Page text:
Our performance went much as expected. Sung at various tempos and with two conductors at one point, we rattled through the first set of carols. Senora Marybelle, who had gone to the wrong church, was now with us and ready to sing her solo. We settled down to listen.
A petite lady with bags of enthusiasm, Marybelle set off with great verve in completely the wrong key. Her chosen piece was a challenging arrangement of Ave Maria involving trills and extra-high notes. Stoically ignoring the fact that the top notes were now far higher than any human might reasonably be capable of hitting, she carried on regardless.
There wasn’t a sound from the assembled company as she heroically battled higher and higher, valiantly stabbing at those punishingly high notes. We winced, breathing with her as she fought the trills. Having a couple of emergency breaths and clenching/unclenching fists in the middle seemed to help. And it was a long, long piece, but she made it. Relieved applause rang around the church. This had been an impressive effort.
We gathered for our grand finale. It was Hark the Herald Angels, and the congregation was encouraged to sing along. By the time we reached the final verse, the church was vibrating with many different tunes. Our carol concert was coming to a triumphal conclusion, so brilliant that we ended with an encore of the chorus complete with an inventive descant. It was a couple of lines from the end when, with no warning at all, the church was plunged into darkness. This was a first.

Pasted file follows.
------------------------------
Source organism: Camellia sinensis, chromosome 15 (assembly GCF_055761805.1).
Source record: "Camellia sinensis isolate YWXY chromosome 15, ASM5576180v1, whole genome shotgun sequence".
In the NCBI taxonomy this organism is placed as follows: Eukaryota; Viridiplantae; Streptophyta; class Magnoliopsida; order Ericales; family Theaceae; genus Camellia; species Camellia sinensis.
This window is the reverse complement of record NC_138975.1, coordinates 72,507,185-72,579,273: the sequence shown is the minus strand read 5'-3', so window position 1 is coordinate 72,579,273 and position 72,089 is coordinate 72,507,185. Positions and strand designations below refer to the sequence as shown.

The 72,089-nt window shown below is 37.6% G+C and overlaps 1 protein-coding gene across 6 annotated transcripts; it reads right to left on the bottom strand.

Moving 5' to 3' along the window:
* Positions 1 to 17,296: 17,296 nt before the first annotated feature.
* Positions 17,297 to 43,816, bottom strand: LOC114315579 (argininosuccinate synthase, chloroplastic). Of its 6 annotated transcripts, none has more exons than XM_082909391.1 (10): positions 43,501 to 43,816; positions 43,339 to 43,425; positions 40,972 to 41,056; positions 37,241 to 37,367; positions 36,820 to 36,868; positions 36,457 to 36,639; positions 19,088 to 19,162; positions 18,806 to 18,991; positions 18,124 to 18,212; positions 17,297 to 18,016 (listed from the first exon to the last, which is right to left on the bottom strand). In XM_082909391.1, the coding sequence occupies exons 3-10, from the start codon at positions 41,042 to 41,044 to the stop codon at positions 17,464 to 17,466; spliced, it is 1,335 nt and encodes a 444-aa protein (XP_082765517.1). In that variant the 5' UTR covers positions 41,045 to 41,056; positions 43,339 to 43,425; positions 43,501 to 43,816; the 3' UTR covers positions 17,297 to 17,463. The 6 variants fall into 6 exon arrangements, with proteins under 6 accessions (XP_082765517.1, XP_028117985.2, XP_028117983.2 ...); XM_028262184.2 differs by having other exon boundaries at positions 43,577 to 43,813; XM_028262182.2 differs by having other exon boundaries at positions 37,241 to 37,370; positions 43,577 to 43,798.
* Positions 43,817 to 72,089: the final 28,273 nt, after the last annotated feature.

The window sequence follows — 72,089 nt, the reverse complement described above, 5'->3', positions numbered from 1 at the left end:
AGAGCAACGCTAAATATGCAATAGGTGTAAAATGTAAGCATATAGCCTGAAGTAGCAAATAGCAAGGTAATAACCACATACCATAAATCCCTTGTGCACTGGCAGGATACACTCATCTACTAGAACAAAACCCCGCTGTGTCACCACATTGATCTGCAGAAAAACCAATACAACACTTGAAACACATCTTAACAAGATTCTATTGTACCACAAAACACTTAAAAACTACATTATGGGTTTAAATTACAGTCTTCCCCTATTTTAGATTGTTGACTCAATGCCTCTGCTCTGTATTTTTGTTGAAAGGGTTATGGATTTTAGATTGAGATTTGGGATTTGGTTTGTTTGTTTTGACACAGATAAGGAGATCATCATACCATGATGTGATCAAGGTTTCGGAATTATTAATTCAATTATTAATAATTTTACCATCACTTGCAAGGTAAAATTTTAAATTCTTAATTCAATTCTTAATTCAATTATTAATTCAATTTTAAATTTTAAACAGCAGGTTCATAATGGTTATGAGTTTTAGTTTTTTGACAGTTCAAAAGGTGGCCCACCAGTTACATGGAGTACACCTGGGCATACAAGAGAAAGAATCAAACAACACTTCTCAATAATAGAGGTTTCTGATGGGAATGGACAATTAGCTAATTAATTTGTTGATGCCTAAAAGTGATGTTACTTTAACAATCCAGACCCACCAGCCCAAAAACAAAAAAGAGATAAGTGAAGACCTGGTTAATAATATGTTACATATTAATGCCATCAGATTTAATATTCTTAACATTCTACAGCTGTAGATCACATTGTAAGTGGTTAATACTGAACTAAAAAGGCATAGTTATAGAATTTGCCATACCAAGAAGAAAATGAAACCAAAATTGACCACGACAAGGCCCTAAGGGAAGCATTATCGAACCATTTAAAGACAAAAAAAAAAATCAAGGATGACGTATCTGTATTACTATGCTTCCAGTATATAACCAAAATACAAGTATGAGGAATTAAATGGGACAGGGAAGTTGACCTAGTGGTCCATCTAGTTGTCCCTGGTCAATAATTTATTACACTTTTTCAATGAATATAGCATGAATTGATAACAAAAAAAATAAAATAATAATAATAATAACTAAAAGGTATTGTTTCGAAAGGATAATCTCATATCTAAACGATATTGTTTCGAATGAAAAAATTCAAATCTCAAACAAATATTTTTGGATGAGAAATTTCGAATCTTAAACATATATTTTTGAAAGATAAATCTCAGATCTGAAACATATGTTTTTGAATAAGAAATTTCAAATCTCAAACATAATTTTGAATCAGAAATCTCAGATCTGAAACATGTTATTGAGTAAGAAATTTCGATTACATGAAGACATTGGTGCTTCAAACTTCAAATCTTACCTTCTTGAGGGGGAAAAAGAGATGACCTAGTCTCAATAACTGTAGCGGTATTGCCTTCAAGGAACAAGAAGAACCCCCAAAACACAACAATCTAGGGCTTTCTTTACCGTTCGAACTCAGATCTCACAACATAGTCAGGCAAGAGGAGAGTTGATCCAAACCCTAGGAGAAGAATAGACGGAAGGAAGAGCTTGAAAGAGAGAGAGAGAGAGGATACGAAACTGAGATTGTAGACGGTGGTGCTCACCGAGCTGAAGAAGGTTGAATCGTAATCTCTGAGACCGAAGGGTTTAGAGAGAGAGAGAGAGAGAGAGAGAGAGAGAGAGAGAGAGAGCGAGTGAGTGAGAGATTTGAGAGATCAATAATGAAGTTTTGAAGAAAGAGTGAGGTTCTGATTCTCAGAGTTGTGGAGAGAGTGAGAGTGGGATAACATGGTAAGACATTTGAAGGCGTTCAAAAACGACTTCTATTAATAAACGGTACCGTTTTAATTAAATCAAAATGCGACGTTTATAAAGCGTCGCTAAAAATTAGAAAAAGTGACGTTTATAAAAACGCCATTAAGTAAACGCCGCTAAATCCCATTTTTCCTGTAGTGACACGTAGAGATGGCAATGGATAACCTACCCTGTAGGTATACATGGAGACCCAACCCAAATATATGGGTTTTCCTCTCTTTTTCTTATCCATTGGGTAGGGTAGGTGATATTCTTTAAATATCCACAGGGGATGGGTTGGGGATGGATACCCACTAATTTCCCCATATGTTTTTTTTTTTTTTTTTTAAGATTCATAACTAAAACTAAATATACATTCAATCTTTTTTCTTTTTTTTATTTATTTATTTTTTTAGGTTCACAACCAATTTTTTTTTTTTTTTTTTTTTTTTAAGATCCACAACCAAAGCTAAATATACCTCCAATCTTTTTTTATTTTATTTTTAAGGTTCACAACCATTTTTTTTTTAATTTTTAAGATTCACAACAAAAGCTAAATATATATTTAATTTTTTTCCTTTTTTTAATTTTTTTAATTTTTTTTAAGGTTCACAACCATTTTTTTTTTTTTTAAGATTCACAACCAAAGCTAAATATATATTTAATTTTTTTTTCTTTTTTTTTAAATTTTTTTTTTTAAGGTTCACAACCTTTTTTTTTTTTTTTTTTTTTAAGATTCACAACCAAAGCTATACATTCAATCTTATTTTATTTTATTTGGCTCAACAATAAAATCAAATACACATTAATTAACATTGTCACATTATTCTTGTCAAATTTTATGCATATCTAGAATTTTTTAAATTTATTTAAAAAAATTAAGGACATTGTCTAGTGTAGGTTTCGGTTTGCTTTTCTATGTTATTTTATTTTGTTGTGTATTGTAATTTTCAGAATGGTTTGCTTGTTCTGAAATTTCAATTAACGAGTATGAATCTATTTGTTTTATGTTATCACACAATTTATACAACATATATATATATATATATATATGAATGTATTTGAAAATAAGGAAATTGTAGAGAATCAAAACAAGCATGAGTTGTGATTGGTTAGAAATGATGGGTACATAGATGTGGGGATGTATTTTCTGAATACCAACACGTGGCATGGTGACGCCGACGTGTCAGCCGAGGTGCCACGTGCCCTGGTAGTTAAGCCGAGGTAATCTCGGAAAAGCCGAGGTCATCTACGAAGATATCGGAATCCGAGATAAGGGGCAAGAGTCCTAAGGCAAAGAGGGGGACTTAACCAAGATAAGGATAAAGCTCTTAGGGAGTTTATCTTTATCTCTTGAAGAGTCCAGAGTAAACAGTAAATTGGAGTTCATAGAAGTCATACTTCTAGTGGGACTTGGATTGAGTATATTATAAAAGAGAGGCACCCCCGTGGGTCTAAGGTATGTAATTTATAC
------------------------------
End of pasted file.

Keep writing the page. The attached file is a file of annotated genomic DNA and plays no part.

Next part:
As shocked singers fizzled out, our mayor came to the rescue by firing up his mobile phone. Using its light, he strode down the aisle, up the steps to the organ loft and fiddled with switches. Worries about a disapproving divine intervention were dispelled as the church was once again bathed with light. No problem, the electricity metre just needed a tweak.
Following the final carol service performance, a spread is always provided by the host village. Sadly, I couldn’t stay and left as trestle tables were being laid with tureens and many galette des rois, kings’ cakes (a puff pastry cake with a small charm hidden inside, traditionally eaten during Epiphany). As I said my goodbyes, clear as a bell, one voice rose above all the others. “I’m ninety-five, you know.” It had been another classic experience, one of those that make life here so special.
Just to let you know that Fat Dogs and Welsh Estates was published on the 12th of January. I sincerely hope you enjoy my Welsh tales. The reviews the book is currently receiving are incredibly heartwarming and will make a huge difference to its success. Thank you so much for your fantastic support!